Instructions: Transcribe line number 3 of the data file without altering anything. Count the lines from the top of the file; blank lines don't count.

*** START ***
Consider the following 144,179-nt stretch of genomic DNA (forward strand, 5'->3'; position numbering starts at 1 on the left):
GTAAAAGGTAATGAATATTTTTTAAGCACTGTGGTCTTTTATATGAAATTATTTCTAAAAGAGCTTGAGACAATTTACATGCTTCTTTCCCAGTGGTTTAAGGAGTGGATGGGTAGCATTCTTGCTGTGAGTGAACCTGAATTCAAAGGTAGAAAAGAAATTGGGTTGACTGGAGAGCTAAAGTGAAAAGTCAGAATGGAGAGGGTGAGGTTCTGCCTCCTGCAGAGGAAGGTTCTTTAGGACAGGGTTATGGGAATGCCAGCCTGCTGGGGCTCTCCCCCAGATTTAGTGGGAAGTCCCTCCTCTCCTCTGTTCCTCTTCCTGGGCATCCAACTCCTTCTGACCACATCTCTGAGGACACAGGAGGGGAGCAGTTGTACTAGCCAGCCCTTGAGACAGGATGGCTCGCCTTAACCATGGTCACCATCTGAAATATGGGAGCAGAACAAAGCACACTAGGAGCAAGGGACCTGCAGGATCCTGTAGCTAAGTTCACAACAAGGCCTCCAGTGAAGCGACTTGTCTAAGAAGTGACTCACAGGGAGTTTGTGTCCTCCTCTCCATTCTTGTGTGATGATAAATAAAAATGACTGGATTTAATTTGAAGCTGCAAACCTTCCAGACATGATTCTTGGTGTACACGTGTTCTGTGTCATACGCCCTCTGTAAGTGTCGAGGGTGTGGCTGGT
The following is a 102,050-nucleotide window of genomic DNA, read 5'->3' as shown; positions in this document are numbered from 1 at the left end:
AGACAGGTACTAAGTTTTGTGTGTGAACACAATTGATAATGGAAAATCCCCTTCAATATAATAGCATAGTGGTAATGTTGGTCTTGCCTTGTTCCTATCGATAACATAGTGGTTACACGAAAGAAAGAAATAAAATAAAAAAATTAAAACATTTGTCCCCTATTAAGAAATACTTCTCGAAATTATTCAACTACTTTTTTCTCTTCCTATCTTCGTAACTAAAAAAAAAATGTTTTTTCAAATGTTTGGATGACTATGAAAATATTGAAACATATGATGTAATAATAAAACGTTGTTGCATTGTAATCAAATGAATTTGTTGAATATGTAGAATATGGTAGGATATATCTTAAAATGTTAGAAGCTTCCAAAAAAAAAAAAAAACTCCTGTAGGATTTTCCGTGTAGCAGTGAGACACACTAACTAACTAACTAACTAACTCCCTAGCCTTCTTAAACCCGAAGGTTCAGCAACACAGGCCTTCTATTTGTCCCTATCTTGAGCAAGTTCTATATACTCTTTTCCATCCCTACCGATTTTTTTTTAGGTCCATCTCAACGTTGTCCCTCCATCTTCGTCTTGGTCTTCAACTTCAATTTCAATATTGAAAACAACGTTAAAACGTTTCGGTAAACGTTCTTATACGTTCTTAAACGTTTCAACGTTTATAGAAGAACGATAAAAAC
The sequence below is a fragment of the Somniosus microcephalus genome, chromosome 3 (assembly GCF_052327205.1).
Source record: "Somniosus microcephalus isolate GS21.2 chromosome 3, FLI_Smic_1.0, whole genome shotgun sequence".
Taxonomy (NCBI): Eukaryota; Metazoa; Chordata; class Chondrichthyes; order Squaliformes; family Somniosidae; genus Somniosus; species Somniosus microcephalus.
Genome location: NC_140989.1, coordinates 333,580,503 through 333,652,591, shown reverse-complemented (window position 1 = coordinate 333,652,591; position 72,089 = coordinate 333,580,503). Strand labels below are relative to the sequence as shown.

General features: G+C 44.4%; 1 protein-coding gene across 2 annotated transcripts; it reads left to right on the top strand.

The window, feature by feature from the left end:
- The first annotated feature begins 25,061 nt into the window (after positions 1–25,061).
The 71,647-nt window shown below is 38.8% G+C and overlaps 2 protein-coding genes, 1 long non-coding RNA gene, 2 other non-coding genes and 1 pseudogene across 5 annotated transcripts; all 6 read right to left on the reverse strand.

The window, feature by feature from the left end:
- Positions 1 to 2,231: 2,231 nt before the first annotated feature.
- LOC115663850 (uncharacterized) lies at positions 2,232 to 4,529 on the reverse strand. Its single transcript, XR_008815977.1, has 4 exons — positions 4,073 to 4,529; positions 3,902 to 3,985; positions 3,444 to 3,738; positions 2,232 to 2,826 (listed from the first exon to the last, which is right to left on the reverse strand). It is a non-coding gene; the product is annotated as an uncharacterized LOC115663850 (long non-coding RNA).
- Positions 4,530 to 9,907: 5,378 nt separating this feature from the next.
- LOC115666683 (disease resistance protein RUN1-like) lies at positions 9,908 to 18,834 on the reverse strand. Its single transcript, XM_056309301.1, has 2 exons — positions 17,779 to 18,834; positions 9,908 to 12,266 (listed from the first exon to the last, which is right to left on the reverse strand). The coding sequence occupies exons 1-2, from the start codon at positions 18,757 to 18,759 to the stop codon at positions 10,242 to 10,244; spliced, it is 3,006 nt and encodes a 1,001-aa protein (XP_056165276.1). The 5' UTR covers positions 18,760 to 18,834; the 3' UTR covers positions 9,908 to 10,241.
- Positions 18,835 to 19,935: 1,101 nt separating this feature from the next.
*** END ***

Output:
The following is a 102,050-nucleotide window of genomic DNA, read 5'->3' as shown; positions in this document are numbered from 1 at the left end: